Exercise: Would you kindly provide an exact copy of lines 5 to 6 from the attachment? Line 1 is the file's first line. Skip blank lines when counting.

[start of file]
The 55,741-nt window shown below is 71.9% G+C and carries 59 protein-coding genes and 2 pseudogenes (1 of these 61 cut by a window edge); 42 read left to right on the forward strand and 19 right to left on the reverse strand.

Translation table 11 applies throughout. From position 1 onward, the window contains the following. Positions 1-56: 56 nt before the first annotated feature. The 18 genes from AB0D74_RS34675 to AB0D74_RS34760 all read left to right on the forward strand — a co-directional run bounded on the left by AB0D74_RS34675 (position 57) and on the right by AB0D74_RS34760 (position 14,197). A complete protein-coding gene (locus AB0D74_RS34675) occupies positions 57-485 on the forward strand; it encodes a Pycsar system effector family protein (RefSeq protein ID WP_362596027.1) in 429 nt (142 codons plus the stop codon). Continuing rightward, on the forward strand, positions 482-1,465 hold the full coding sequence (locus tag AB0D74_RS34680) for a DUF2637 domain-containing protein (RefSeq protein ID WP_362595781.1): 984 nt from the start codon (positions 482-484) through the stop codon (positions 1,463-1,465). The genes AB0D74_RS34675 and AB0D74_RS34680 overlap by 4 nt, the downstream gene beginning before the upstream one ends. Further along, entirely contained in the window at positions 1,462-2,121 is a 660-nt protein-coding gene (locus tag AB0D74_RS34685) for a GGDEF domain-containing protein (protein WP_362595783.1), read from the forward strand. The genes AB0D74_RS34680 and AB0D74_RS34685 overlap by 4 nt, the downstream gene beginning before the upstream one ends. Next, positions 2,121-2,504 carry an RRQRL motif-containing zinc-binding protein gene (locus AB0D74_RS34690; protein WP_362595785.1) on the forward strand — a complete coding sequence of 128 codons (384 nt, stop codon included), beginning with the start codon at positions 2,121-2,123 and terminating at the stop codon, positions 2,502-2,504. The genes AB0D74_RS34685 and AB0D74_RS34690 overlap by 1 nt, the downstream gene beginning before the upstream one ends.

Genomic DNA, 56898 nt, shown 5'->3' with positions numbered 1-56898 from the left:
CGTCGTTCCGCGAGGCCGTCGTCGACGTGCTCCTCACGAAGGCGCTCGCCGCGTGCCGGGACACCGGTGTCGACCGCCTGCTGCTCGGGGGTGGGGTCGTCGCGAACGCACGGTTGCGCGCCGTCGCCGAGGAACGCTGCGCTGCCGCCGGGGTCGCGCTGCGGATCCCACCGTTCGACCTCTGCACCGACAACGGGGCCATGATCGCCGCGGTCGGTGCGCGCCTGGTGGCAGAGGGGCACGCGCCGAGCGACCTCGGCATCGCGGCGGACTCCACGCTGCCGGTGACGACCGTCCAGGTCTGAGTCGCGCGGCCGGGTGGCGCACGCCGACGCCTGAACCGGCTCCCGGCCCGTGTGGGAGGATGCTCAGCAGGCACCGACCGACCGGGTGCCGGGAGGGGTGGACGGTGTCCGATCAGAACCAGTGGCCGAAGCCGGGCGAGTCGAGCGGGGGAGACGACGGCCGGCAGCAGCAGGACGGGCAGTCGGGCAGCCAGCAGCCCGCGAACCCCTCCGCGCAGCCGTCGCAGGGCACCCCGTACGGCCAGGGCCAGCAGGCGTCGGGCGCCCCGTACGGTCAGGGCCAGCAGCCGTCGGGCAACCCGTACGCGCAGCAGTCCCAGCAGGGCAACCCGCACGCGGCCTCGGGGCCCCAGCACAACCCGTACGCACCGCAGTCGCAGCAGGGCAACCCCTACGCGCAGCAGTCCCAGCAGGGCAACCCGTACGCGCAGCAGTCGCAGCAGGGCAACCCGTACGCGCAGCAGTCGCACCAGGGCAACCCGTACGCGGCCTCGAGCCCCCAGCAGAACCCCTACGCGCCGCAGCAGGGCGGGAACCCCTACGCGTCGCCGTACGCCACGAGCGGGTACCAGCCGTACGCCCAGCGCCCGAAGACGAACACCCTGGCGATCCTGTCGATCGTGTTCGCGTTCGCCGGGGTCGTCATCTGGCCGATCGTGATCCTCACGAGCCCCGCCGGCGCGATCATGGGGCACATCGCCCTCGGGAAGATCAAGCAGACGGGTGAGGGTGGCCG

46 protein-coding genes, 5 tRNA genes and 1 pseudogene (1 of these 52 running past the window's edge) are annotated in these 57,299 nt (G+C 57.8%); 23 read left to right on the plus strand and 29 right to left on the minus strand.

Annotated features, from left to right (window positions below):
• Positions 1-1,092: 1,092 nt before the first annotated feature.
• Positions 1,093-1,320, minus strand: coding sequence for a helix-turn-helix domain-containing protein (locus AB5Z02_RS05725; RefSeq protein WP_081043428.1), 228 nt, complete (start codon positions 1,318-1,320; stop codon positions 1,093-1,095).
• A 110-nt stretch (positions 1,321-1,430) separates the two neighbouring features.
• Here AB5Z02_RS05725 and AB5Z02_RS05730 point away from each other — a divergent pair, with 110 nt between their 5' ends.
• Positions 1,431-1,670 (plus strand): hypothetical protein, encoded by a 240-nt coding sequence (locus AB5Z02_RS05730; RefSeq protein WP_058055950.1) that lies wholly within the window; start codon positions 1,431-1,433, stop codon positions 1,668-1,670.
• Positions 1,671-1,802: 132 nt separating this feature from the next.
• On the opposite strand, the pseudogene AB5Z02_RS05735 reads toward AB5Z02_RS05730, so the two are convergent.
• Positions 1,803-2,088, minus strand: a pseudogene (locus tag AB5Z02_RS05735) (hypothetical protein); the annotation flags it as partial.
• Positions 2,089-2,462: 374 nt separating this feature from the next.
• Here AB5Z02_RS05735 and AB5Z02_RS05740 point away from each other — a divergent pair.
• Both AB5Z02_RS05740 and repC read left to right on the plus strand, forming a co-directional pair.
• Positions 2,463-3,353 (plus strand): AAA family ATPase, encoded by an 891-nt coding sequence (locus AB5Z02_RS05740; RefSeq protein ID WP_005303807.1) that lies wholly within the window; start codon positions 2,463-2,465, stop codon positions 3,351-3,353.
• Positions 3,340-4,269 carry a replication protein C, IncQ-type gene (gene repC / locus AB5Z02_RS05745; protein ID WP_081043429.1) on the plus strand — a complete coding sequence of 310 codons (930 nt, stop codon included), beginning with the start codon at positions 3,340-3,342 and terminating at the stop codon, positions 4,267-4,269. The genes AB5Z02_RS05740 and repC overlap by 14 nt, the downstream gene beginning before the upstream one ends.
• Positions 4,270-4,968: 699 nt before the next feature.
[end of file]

46 protein-coding genes, 5 tRNA genes and 1 pseudogene (1 of these 52 running past the window's edge) are annotated in these 57,299 nt (G+C 57.8%); 23 read left to right on the plus strand and 29 right to left on the minus strand.

Annotated features, from left to right (window positions below):